Vive la France! But not "la Mademoiselle!"

French feminists tackle the distinction between "Madame" and "Mademoiselle."

By Rebecca Traister
April 24, 2006 3:34PM (UTC)
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A French feminist group called les Chiennes de Garde (literally, "the female guard dogs") has published a petition lobbying the French government to do away with the distinction between "Madame" and "Mademoiselle," the two appellations used to address French women. The former, of course, is akin to "Mrs." and indicates that a woman is married. The latter is "Miss" and means she's single.

According to Les Chiennes de Garde, it's unjust that women are forced to identify themselves according to their marital status, while men are identified only by gender. In the petition, they write that the distinction means that "a woman has to give an indication about her availability, in particular her sexual availability. A letter box is not meant to be a dating agency."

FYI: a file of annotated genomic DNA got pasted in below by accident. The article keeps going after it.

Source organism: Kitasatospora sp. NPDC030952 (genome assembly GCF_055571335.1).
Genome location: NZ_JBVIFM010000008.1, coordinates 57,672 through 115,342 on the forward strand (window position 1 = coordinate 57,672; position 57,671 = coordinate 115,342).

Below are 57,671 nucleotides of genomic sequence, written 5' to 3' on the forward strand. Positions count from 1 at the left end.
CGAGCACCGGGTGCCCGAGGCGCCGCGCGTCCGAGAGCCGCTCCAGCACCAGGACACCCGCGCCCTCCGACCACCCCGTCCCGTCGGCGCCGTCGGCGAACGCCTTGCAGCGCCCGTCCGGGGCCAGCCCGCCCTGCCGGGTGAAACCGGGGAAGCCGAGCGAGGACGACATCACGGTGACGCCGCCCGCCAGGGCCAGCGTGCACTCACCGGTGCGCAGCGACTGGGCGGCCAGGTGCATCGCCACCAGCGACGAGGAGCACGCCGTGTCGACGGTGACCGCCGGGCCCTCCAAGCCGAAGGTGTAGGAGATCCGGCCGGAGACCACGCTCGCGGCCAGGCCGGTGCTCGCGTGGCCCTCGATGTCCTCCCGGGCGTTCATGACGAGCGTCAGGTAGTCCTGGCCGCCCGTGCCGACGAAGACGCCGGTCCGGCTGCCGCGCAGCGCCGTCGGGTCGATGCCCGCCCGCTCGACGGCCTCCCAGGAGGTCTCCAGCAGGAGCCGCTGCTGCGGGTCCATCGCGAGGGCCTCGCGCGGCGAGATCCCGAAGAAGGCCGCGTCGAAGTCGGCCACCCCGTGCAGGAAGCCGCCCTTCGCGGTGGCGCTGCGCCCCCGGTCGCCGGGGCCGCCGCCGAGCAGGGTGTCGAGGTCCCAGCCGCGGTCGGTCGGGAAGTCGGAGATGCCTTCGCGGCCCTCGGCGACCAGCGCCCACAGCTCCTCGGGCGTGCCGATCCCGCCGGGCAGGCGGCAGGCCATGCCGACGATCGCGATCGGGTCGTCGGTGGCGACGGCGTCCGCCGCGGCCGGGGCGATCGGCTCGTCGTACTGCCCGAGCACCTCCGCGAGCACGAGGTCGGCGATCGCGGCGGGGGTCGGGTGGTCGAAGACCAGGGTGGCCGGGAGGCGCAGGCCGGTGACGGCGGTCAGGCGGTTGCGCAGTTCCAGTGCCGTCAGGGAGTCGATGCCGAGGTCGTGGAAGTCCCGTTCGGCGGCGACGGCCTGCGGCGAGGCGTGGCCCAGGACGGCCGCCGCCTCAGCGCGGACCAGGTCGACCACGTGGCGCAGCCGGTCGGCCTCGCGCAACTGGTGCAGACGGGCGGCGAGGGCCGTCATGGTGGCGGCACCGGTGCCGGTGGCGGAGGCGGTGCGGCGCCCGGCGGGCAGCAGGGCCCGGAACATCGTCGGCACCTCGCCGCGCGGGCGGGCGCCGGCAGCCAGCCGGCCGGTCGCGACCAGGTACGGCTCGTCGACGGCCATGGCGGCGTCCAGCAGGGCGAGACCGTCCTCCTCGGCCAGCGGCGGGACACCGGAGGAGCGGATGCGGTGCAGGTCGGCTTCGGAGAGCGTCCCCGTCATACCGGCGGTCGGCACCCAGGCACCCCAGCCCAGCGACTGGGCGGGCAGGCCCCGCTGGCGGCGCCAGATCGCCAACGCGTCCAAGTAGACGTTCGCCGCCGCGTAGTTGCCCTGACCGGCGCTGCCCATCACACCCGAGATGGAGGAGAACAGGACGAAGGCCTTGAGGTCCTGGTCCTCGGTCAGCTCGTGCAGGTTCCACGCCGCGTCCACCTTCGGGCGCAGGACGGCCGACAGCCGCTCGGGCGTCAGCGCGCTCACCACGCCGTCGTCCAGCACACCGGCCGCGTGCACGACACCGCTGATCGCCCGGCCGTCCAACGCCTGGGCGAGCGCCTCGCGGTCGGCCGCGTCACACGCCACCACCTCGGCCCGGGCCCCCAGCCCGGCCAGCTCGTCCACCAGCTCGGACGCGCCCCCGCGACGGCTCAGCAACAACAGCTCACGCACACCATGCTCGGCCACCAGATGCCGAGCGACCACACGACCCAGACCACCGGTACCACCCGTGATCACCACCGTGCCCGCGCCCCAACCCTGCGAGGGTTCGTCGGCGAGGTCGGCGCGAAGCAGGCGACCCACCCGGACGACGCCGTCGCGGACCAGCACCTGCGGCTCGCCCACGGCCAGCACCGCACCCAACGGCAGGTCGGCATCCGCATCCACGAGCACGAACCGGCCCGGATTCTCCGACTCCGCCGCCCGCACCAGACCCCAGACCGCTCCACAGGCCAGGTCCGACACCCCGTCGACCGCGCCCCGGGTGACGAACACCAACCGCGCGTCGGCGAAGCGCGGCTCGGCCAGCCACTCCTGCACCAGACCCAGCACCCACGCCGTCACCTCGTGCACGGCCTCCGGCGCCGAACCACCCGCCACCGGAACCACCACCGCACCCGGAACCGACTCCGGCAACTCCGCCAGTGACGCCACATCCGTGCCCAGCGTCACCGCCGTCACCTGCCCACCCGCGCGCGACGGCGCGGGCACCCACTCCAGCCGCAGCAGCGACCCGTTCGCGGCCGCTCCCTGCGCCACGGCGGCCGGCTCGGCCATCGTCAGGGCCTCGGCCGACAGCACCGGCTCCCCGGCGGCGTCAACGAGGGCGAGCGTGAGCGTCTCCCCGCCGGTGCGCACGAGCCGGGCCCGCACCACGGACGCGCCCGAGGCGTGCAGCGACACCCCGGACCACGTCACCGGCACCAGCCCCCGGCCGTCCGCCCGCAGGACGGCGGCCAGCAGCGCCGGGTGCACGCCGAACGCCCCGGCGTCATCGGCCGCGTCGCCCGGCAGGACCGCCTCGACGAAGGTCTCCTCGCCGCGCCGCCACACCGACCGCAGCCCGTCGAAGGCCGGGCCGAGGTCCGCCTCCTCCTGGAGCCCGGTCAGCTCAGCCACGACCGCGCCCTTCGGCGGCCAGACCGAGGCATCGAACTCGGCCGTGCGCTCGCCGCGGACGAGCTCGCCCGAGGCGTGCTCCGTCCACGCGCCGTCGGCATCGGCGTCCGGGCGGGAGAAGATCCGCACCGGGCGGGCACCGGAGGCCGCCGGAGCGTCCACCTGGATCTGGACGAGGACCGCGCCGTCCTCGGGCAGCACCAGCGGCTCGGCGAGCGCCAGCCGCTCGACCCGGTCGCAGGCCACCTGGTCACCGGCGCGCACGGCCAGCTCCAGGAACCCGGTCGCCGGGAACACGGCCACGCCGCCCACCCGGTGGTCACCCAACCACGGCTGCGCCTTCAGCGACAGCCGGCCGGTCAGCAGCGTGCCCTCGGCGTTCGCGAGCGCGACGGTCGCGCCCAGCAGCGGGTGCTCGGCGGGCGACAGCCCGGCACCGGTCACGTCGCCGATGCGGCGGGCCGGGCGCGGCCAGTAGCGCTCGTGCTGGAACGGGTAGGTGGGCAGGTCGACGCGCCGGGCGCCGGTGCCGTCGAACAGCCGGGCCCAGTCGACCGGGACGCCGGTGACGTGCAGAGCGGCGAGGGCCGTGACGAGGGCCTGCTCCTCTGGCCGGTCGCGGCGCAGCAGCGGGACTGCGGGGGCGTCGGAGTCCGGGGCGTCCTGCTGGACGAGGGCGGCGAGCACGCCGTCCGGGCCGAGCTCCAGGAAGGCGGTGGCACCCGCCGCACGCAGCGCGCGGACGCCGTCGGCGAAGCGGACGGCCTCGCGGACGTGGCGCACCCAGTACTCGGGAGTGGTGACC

The group is not calling for a new word that would correspond to "Ms." Instead, they have suggested that the government do away with "Mademoiselle" on legal documents, and adopt "Madame" for all women, regardless of marital status or age.

It remains to be seen whether the Academie Française, notoriously prickly guardians of the language, will be willing to institute this change. As a BBC piece on the topic pointed out, the Academie still insists that a female cabinet minister be referred to by the masculine "Madame Le Ministre." "Perhaps," the BBC goes on to suggest, "this issue will have to wait until France has a Madame le President?"

Hey, it looks like that particular wait may not be a long one.

Rebecca Traister

Rebecca Traister writes for Salon. She is the author of "Big Girls Don't Cry: The Election that Changed Everything for American Women" (Free Press). Follow @rtraister on Twitter.

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